You will be speaking and breathing and exerting yourselves physically. You need to know how to breathe properly to protect your voice. The values for this are basically the same as those taught by voice teachers. If you have been working with voice teachers, you are encouraged to share the methods of visualization you have been taught previously to enhance the following suggestions.
The throat and the shoulders and the chest area must remain relaxed. The source of energy for sound is not produced there, and tightening or constricting those muscles through throat clenching or chest heaving is counter-productive and harmful. Such exertion leads to laryngitis, among other things. The belly is what breathes. You can place your hands on your tummy and experience the motion of the diaphragm as it expands and contracts, pushing air the way a bellows does. The chest and throat do not labor; they merely provide, along with the skull, a series of resonating chambers. As air is pushed by the diaphragm through the throat, the vocal cords are set to vibrating. The more relaxed the throat and the cords, the more colorful and rich are these initial vibrating frequencies. The chest, the belly, the throat, and the mouth all work as resonating and amplifying media for the sound vibrations issuing from the vocal cords.
(When developing vocal warm-ups for the students, make sure you provide them opportunities to work sound in all the resonating cavities of the body.)
Every approach to breathing and vocalizing involves some form of visualization. Try using a balloon. Blow up a balloon. You can liken the elastic nature of the balloon to the elastic nature of the diaphragm. The muscles stretch as air is pulled into the body. Like the material of the balloon, the stretched diaphragm contains potential energy which is soon to be transmitted into vocal energy. Pull taut the opening of the balloon, release air, and create that wonderful squealing and whining tone. The stretched rubber opening vibrates as the air escapes and the vibration is transmitted to the molecules of the air. Our ears process this disturbance as sound. The stretched elastic balloon opening vibrates just as the stretched elastic tissues of the vocal cords vibrate when air escapes the body. In fact, if you could somehow record the sound of vibrating vocal cords outside of the body’s complex resonating container, the sound would resemble the wheeze of the deflating balloon.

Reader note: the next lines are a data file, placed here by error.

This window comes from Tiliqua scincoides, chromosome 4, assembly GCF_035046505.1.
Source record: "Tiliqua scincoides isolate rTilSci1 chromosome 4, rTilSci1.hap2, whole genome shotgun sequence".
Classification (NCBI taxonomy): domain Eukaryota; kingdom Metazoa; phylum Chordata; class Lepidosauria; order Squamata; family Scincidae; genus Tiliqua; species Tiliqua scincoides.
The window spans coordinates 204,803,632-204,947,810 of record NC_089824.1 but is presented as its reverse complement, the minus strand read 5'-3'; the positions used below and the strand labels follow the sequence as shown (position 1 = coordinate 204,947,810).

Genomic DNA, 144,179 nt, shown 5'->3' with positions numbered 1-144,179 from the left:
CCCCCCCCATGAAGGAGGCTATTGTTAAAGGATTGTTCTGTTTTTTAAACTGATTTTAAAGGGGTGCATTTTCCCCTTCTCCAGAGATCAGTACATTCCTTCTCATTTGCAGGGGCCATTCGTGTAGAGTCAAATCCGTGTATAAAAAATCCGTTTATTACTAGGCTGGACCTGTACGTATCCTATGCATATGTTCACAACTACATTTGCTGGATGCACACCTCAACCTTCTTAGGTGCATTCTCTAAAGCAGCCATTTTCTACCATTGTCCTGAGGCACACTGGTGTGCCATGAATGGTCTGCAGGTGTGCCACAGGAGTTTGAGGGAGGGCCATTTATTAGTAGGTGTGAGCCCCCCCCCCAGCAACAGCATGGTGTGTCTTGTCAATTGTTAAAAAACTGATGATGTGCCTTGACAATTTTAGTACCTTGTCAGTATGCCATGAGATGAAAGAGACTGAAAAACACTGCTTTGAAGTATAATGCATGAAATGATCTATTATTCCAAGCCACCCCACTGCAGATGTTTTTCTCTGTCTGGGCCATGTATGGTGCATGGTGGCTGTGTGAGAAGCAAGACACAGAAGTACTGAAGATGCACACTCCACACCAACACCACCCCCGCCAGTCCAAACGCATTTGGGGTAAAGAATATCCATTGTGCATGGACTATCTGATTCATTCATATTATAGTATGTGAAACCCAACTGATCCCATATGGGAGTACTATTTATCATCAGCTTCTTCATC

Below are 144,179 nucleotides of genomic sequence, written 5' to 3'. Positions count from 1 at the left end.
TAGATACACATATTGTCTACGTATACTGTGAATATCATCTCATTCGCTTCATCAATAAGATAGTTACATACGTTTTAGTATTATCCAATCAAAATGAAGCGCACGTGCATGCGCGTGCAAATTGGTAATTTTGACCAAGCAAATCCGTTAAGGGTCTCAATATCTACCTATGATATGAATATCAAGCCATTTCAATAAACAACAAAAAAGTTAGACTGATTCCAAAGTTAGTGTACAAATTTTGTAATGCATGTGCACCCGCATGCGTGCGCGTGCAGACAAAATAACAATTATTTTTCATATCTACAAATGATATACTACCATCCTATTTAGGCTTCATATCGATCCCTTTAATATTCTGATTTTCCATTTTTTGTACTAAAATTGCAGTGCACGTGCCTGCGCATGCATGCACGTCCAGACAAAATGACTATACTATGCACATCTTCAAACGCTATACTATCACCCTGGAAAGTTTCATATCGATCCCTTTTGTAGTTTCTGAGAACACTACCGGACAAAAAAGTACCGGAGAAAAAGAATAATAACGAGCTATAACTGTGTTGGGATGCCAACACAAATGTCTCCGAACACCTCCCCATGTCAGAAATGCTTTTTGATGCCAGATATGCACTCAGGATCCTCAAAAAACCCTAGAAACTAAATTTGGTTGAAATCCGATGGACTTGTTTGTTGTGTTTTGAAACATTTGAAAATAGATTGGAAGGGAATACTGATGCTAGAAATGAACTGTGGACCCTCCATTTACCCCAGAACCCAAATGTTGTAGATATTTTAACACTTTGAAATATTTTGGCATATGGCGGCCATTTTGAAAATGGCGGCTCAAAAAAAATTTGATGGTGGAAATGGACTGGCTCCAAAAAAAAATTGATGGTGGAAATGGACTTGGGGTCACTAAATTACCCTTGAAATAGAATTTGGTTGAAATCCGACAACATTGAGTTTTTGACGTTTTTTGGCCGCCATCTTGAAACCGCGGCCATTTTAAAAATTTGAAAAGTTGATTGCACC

How can you make a balloon deflate faster? By squeezing it, of course. But it depends on how you squeeze the balloon. If you squeeze near the opening, you may get some air to push out faster, but then…you choke off the balloon and most of the air is still inside. This kind of squeezing is akin to an attempt to strain with the chest and neck to gain vocal power. Most of the air stays in the body and/or you wind up closing down the resonating potential of those areas, and you are left using your throat muscles to yank around the vocal cords. To get the most out of your balloon, you need to push from underneath. The outlet is unimpeded. You apply pressure, but the elastic contracting chamber is still working at maximum potential in addition to whatever extra pressure you apply. Blow up the balloon, stretch the opening to create sound with the escaping air, and push the bottom of the balloon against the tummy to add pressure to the escaping air. Try exhaling with the balloon. Then blow up the balloon again, and then inhale this time not by expanding the lungs but by pushing down and out with your tummy muscles (in fact your tummy should poke out a bit, a distressing state of affairs for the body-conscious teenager but there you are…). Now push the bottom of the balloon against your “activated” tummy as you release air and make the whining sound. You should exhale slowly as the balloon “exhales” and continue to apply tummy pressure to the bottom of the balloon. This complicated exercise is designed to lead you to experience the great paradox of supported vocal production: when you take in air, you expand the diaphragm, pushing the tummy out as you tighten the abdominal muscles, then as you exhale, you keep pushing down and out with the tightened tummy.